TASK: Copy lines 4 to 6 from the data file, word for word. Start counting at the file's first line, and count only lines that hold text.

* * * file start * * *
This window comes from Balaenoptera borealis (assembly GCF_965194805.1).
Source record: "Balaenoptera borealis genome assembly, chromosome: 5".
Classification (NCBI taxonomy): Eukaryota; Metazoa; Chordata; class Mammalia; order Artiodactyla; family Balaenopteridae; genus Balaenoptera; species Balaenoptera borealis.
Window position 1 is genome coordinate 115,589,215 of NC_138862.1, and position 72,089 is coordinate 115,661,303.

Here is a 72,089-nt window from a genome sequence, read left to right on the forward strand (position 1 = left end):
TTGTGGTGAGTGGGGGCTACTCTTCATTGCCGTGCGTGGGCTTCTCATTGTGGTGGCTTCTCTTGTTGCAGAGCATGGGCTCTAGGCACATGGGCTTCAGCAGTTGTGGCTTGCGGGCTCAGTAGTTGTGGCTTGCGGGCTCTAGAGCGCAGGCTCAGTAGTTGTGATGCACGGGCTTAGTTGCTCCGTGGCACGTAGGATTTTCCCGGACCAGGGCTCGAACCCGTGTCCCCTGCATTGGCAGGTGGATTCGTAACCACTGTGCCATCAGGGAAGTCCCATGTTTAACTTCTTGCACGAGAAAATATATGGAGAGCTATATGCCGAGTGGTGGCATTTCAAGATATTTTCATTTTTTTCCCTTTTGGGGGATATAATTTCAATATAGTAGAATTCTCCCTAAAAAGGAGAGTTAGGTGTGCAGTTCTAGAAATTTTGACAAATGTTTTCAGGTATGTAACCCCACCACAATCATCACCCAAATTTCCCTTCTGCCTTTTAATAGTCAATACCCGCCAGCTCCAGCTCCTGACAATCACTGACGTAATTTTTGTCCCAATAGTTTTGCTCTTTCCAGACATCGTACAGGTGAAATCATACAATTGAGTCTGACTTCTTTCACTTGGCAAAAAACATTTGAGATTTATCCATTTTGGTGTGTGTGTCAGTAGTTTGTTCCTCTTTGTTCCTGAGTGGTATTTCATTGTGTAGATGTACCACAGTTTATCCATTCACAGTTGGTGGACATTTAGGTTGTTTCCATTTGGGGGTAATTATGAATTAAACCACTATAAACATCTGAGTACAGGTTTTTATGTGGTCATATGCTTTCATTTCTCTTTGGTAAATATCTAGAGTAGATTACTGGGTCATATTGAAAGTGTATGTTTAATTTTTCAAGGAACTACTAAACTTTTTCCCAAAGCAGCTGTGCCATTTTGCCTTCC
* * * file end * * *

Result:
Window position 1 is genome coordinate 115,589,215 of NC_138862.1, and position 72,089 is coordinate 115,661,303.

Here is a 72,089-nt window from a genome sequence, read left to right on the forward strand (position 1 = left end):
TTGTGGTGAGTGGGGGCTACTCTTCATTGCCGTGCGTGGGCTTCTCATTGTGGTGGCTTCTCTTGTTGCAGAGCATGGGCTCTAGGCACATGGGCTTCAGCAGTTGTGGCTTGCGGGCTCAGTAGTTGTGGCTTGCGGGCTCTAGAGCGCAGGCTCAGTAGTTGTGATGCACGGGCTTAGTTGCTCCGTGGCACGTAGGATTTTCCCGGACCAGGGCTCGAACCCGTGTCCCCTGCATTGGCAGGTGGATTCGTAACCACTGTGCCATCAGGGAAGTCCCATGTTTAACTTCTTGCACGAGAAAATATATGGAGAGCTATATGCCGAGTGGTGGCATTTCAAGATATTTTCATTTTTTTCCCTTTTGGGGGATATAATTTCAATATAGTAGAATTCTCCCTAAAAAGGAGAGTTAGGTGTGCAGTTCTAGAAATTTTGACAAATGTTTTCAGGTATGTAACCCCACCACAATCATCACCCAAATTTCCCTTCTGCCTTTTAATAGTCAATACCCGCCAGCTCCAGCTCCTGACAATCACTGACGTAATTTTTGTCCCAATAGTTTTGCTCTTTCCAGACATCGTACAGGTGAAATCATACAATTGAGTCTGACTTCTTTCACTTGGCAAAAAACATTTGAGATTTATCCATTTTGGTGTGTGTGTCAGTAGTTTGTTCCTCTTTGTTCCTGAGTGGTATTTCATTGTGTAGATGTACCACAGTTTATCCATTCACAGTTGGTGGACATTTAGGTTGTTTCCATTTGGGGGTAATTATGAATTAAACCACTATAAACATCTGAGTACAGGTTTTTATGTGGTCATATGCTTTCATTTCTCTTTGGTAAATATCTAGAGTAGATTACTGGGTCATATTGAAAGTGTATGTTTAATTTTTCAAGGAACTACTAAACTTTTTCCCAAAGCAGCTGTGCCATTTTGCCTTCC